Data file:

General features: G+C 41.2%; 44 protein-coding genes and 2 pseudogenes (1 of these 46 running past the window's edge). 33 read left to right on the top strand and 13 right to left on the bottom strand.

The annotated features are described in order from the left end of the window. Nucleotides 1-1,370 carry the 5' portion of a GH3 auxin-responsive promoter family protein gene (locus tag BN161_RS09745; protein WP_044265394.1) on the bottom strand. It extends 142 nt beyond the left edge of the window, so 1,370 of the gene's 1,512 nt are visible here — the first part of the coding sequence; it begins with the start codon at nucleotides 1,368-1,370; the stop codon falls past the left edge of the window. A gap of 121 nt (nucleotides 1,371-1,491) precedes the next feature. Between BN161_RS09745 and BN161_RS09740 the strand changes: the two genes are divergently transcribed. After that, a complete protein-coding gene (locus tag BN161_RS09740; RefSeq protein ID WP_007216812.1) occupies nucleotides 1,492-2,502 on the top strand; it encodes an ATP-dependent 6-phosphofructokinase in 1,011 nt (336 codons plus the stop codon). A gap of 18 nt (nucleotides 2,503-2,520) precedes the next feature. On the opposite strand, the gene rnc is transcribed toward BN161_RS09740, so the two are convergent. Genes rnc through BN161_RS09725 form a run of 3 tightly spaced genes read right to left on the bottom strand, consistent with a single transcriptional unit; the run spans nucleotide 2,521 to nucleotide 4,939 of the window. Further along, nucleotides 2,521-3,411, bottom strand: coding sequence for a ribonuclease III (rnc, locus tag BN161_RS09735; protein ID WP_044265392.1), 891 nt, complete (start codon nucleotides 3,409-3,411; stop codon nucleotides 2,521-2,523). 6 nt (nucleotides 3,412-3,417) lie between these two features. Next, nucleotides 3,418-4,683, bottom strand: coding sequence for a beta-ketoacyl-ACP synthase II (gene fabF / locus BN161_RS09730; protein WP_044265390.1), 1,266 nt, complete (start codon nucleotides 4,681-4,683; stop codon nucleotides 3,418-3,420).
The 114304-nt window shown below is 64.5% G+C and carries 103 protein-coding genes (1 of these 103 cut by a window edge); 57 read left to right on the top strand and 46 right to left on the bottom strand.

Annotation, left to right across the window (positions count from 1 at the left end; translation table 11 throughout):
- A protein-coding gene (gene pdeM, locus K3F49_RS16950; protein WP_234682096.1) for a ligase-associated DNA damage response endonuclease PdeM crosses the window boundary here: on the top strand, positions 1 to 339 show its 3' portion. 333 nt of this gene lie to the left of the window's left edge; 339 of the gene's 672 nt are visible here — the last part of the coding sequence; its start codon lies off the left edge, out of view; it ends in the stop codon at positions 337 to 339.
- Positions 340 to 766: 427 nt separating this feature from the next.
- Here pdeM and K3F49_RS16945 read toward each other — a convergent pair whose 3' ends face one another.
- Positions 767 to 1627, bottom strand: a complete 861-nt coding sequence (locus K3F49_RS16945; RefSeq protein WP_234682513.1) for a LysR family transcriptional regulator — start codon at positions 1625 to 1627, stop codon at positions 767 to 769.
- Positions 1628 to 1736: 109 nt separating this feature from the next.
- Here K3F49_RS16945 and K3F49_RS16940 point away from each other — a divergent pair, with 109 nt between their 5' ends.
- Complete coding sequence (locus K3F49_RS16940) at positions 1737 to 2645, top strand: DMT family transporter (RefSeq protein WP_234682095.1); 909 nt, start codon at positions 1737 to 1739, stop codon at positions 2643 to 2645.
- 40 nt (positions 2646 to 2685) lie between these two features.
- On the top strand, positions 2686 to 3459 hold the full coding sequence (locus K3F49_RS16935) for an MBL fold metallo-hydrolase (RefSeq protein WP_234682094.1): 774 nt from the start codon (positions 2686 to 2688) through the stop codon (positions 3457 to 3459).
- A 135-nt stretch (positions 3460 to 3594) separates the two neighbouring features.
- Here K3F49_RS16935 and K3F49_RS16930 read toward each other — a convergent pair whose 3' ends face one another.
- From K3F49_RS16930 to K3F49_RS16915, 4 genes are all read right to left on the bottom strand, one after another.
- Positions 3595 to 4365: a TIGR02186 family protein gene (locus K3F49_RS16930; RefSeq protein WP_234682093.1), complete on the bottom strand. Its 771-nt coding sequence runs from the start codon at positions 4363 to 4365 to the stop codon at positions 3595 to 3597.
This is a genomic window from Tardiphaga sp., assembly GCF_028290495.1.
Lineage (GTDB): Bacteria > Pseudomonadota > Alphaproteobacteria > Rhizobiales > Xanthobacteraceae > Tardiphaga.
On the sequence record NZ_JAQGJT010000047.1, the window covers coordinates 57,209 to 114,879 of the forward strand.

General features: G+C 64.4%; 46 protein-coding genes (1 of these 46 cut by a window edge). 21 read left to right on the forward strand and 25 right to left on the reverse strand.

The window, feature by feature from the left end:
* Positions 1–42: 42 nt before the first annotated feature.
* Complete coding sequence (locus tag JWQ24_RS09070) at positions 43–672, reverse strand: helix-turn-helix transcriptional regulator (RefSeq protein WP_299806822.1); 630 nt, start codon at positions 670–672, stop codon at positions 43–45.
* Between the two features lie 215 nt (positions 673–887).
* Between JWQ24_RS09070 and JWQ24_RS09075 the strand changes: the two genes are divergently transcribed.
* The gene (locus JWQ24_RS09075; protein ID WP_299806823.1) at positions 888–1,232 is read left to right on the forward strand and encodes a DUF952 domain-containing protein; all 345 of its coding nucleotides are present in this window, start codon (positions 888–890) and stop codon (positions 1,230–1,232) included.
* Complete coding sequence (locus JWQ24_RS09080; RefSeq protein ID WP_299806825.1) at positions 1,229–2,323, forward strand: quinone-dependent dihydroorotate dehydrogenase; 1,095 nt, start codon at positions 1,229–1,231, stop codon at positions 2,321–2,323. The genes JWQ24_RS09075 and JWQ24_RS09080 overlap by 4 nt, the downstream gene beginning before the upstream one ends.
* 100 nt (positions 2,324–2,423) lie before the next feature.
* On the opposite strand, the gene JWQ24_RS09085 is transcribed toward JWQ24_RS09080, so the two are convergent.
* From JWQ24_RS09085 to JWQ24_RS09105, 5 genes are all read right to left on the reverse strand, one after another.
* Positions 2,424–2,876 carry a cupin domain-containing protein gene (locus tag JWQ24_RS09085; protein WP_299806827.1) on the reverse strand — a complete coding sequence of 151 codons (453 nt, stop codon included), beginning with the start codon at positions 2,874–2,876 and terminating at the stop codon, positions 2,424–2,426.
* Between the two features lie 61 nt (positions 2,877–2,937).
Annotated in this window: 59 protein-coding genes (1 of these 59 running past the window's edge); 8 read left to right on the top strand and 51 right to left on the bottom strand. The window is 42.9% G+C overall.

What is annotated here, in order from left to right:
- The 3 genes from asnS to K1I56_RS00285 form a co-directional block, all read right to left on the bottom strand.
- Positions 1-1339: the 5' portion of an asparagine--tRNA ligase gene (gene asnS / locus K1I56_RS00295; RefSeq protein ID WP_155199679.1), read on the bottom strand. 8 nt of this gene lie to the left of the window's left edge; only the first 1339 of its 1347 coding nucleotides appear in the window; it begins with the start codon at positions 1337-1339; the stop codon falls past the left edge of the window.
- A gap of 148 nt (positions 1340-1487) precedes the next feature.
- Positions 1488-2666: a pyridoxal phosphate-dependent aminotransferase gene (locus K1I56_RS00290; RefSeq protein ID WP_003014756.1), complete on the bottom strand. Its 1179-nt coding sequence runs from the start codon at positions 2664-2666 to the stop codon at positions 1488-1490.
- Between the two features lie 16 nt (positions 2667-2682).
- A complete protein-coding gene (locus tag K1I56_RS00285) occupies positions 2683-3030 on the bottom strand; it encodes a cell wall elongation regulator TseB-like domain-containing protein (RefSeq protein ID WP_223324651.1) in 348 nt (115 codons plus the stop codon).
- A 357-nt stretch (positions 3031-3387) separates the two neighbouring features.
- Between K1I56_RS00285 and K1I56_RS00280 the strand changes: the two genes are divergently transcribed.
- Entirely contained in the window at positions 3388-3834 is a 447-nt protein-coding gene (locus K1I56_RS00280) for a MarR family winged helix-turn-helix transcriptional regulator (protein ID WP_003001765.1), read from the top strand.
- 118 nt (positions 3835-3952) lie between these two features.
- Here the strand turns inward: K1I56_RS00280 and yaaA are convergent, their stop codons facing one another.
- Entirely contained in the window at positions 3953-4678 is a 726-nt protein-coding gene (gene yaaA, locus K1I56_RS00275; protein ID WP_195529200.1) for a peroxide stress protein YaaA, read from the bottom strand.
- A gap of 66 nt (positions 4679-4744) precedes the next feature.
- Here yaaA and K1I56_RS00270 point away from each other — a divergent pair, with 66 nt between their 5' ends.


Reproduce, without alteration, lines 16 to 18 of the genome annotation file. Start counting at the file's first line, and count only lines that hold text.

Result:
- From K3F49_RS16930 to K3F49_RS16915, 4 genes are all read right to left on the bottom strand, one after another.
- Positions 3595 to 4365: a TIGR02186 family protein gene (locus K3F49_RS16930; RefSeq protein WP_234682093.1), complete on the bottom strand. Its 771-nt coding sequence runs from the start codon at positions 4363 to 4365 to the stop codon at positions 3595 to 3597.
This is a genomic window from Tardiphaga sp., assembly GCF_028290495.1.